L and N were scheduled to get married in April of 2020. They rescheduled their wedding once. The current restrictions required them to reschedule their wedding a second time if they chose not to reduce their wedding guest list to 25 guests. They chose to cancel their wedding altogether. This was an extremely difficult decision for this couple. They selected their venue and their wedding pro team to bring their wedding vision to life a year prior to their wedding. L chose her wedding gown and had been dreaming of walking down the aisle in it. Their decision to cancel their wedding required wedding pros to return a total of $14,000 (no-retainer fees).


A and D were scheduled to get married in May of 2020. Due to the shut down and Covid-19 restrictions, they have had to reschedule their wedding twice. Their new date is in April of 2022. They hope that this new date will allow for D’s family to be able to travel and be present at one of their most important days in their lives. The reschedule incurred additional deposits (costs).


S and S were scheduled to get married in May of 2020. Due to the shut down and Covid-19 restrictions, they have rescheduled their wedding 3 times. Their new date is in September of 2021. The 3 changes have incurred additional deposits and the need for new wedding pros as one of their original wedding pros is not available on their new rescheduled date. This couple has had to reschedule their entire wedding at short notices and make decisions in less than a few hours period. Some of these reschedules have taken place during extremely busy times at their employment companies or while they are on travel.


K and A are scheduled to get married in May of 2021. K has been working with her mom and future mother-in-law on every detail of her upcoming wedding. She found her dream dress in the summer of 2020. She has been dreaming of her wedding day since she was a little girl. The current EO updates has brought her wedding planning to a complete stop. We are entering the final stages of her wedding planning – the invitations are in the process of being printed, addressed and ready to go out in 2 weeks, we are currently working on the timeline drafts, finalizing the processional and recessional order and reviewing all details of their wedding day. Sadly, the future of K and A’s wedding is uncertain. If they decide to move forward, based on the current EO 72 gatherings restrictions, K and A would have to uninvite 80%+ of their guests (guests who received their Save-The-Dates months ago). From a logistics perspective, we are planning the last phase of the wedding day blind as we don’t know what to expect. This will require preparing a backup plan for the backup plan. While this can be somewhat challenging to an experienced event panner, this process can be an emotional roller coaster for the couple and their immediate family.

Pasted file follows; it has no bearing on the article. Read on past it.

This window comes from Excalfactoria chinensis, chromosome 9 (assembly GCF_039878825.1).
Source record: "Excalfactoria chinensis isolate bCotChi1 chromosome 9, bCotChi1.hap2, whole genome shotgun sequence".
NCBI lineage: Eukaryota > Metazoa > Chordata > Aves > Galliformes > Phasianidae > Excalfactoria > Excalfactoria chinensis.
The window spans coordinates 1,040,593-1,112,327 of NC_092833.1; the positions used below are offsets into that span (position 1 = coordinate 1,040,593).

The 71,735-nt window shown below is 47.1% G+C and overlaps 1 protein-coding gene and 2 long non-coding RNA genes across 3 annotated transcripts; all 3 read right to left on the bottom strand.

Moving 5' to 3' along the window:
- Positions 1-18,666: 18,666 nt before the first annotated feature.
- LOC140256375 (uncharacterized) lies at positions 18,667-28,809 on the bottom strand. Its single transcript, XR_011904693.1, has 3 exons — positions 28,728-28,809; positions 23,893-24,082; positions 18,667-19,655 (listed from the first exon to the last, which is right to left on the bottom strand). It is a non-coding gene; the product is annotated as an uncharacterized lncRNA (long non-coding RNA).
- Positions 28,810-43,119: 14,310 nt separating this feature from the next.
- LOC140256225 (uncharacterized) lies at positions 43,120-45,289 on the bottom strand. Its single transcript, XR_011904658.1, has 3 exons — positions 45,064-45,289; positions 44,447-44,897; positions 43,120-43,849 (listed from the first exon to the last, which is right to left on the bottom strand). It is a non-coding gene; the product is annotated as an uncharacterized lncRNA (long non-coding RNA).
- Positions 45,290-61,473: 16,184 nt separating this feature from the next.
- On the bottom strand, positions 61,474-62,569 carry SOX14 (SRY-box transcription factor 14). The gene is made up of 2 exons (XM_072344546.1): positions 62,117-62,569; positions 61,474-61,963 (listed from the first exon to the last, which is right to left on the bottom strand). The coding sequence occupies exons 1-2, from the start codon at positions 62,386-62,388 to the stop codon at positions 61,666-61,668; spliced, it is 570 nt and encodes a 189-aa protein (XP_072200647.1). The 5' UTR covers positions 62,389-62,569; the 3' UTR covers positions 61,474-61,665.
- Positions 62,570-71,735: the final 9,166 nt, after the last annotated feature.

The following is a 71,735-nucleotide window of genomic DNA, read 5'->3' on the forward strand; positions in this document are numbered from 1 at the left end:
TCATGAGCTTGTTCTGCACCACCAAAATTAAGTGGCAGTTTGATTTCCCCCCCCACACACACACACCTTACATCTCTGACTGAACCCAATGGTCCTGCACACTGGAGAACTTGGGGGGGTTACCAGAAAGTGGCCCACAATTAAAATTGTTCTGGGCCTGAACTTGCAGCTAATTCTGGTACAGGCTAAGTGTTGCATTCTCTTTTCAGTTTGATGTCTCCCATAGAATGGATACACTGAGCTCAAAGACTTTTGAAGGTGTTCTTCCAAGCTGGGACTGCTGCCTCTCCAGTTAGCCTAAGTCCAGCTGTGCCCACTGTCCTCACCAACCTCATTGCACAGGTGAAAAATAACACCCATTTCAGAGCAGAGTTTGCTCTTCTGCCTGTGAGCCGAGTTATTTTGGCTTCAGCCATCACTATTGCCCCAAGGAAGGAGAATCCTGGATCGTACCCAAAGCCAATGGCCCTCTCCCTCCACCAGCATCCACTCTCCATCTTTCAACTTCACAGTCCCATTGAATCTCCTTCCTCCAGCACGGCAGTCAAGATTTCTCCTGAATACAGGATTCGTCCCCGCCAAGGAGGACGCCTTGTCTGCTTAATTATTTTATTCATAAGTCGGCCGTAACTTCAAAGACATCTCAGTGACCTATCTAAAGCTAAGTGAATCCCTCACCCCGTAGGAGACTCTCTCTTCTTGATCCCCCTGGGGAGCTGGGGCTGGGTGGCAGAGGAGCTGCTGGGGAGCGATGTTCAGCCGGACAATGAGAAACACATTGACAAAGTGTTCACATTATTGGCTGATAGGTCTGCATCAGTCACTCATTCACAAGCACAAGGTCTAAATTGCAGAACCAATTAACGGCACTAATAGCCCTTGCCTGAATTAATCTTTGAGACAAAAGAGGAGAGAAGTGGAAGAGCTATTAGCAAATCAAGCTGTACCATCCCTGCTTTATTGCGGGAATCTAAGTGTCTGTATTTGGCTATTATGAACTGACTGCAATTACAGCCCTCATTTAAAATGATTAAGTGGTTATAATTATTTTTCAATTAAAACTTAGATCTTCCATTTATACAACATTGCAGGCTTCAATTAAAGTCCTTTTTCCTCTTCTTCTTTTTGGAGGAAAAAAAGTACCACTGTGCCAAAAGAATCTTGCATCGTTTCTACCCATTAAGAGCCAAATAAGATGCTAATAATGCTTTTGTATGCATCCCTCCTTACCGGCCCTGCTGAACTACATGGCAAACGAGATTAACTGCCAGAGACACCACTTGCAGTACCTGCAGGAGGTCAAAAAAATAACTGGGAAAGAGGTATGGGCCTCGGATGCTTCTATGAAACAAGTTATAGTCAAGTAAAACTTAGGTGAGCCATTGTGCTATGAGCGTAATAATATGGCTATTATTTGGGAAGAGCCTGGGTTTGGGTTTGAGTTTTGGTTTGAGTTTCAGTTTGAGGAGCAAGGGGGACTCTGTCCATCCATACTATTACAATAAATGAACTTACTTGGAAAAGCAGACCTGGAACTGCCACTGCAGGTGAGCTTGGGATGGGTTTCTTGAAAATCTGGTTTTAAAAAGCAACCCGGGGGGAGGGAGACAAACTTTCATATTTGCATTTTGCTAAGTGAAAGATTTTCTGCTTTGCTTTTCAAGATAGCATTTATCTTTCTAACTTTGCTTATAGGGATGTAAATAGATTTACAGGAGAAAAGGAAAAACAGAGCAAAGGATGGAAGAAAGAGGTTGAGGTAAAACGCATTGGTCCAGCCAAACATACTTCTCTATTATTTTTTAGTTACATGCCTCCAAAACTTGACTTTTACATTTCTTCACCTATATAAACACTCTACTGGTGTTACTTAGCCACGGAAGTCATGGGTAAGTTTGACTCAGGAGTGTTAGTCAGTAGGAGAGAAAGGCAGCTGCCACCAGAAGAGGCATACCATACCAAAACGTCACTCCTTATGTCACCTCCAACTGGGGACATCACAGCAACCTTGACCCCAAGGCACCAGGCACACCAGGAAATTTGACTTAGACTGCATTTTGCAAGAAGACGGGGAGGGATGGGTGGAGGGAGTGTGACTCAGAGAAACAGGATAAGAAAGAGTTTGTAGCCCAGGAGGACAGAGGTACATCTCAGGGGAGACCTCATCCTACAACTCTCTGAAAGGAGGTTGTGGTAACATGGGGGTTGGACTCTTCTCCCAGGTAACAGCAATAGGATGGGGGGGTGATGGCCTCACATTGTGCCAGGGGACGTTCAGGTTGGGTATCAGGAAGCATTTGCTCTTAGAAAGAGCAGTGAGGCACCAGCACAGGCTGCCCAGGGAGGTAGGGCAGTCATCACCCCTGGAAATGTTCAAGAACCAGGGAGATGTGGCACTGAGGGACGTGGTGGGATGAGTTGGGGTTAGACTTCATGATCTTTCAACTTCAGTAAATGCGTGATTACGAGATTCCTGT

CLARIFICATION: Most wedding vendors require a signed contract and non-refundable retainer fee to lock in the client’s event date and designated team to cover that event. The remaining balance is not due until 15 to 30 days prior to the event completion. While events are rescheduled or pending, final payments are still open in our ledgers.


Many of you have asked what your options are given the current restrictions, many of you have voiced your frustrations, many of you have cried over the phone, many of you have loudly stated you need your loved ones present at your wedding.

The event industry is mostly composed of small businesses. The owners of these small businesses are passionate individuals who depend on booked events to sustain their businesses – pay their office space, business insurance, etc., as well as sustain their households – pay their mortgages, buy groceries, pay for their children’s needs, etc. Many of our friends, business partners and comrades have been forced to close their venues (were couples had weddings booked), to close their businesses (services couples had booked), file for bankruptcy and more. Many of these friends, business partners and/or comrades had their life savings and/or personal assets tied to their wedding/event businesses.

DISCLAIMER: Please note this is not a political blog; simply a blog to provide some answers, clarification, and guidance to our readers.

We urge our readers, our colleagues and the population of celebrants at-large to make your voices heard! ACT NOW! Contact your government officials. Contact information provided below.